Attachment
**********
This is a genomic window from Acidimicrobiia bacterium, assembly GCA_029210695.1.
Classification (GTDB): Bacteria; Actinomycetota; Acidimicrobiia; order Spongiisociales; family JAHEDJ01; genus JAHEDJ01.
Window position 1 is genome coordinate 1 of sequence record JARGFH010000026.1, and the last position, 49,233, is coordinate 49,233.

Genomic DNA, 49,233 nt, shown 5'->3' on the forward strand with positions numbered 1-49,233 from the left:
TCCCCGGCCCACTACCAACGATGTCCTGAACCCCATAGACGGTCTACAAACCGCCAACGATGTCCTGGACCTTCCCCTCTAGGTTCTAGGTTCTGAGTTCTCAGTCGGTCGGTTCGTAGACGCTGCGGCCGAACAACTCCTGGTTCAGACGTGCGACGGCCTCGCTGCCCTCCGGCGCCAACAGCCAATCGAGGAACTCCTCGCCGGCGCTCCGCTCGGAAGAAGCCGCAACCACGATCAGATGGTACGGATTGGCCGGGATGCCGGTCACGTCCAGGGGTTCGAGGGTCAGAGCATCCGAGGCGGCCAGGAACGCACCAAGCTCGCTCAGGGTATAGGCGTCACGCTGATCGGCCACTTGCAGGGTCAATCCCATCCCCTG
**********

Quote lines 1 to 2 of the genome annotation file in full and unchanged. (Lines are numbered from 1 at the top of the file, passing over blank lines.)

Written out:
This is a genomic window from Acidimicrobiia bacterium, assembly GCA_029210695.1.
Classification (GTDB): Bacteria; Actinomycetota; Acidimicrobiia; order Spongiisociales; family JAHEDJ01; genus JAHEDJ01.